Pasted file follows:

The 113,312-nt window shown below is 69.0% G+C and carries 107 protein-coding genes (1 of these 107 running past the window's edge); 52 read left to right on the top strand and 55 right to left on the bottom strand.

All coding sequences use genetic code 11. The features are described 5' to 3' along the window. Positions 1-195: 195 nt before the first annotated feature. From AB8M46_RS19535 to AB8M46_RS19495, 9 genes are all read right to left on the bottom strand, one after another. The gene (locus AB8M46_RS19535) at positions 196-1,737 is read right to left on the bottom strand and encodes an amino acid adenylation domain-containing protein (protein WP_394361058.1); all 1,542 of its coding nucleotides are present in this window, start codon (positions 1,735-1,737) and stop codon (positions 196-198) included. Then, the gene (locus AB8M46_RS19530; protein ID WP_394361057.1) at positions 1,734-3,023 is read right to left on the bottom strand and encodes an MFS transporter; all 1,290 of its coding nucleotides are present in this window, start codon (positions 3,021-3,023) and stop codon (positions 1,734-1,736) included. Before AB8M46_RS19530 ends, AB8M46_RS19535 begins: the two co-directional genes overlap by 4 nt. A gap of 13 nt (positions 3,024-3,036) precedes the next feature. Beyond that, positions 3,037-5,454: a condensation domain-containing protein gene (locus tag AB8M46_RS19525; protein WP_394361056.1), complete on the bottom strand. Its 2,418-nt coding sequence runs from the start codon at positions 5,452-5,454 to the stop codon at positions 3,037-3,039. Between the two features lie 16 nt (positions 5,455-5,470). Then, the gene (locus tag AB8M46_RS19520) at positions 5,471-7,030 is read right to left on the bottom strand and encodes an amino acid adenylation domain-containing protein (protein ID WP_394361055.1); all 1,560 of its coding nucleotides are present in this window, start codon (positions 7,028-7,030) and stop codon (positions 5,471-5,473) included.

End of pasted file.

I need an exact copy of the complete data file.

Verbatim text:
The 113,312-nt window shown below is 69.0% G+C and carries 107 protein-coding genes (1 of these 107 running past the window's edge); 52 read left to right on the top strand and 55 right to left on the bottom strand.

All coding sequences use genetic code 11. The features are described 5' to 3' along the window. Positions 1-195: 195 nt before the first annotated feature. From AB8M46_RS19535 to AB8M46_RS19495, 9 genes are all read right to left on the bottom strand, one after another. The gene (locus AB8M46_RS19535) at positions 196-1,737 is read right to left on the bottom strand and encodes an amino acid adenylation domain-containing protein (protein WP_394361058.1); all 1,542 of its coding nucleotides are present in this window, start codon (positions 1,735-1,737) and stop codon (positions 196-198) included. Then, the gene (locus AB8M46_RS19530; protein ID WP_394361057.1) at positions 1,734-3,023 is read right to left on the bottom strand and encodes an MFS transporter; all 1,290 of its coding nucleotides are present in this window, start codon (positions 3,021-3,023) and stop codon (positions 1,734-1,736) included. Before AB8M46_RS19530 ends, AB8M46_RS19535 begins: the two co-directional genes overlap by 4 nt. A gap of 13 nt (positions 3,024-3,036) precedes the next feature. Beyond that, positions 3,037-5,454: a condensation domain-containing protein gene (locus tag AB8M46_RS19525; protein WP_394361056.1), complete on the bottom strand. Its 2,418-nt coding sequence runs from the start codon at positions 5,452-5,454 to the stop codon at positions 3,037-3,039. Between the two features lie 16 nt (positions 5,455-5,470). Then, the gene (locus tag AB8M46_RS19520) at positions 5,471-7,030 is read right to left on the bottom strand and encodes an amino acid adenylation domain-containing protein (protein ID WP_394361055.1); all 1,560 of its coding nucleotides are present in this window, start codon (positions 7,028-7,030) and stop codon (positions 5,471-5,473) included.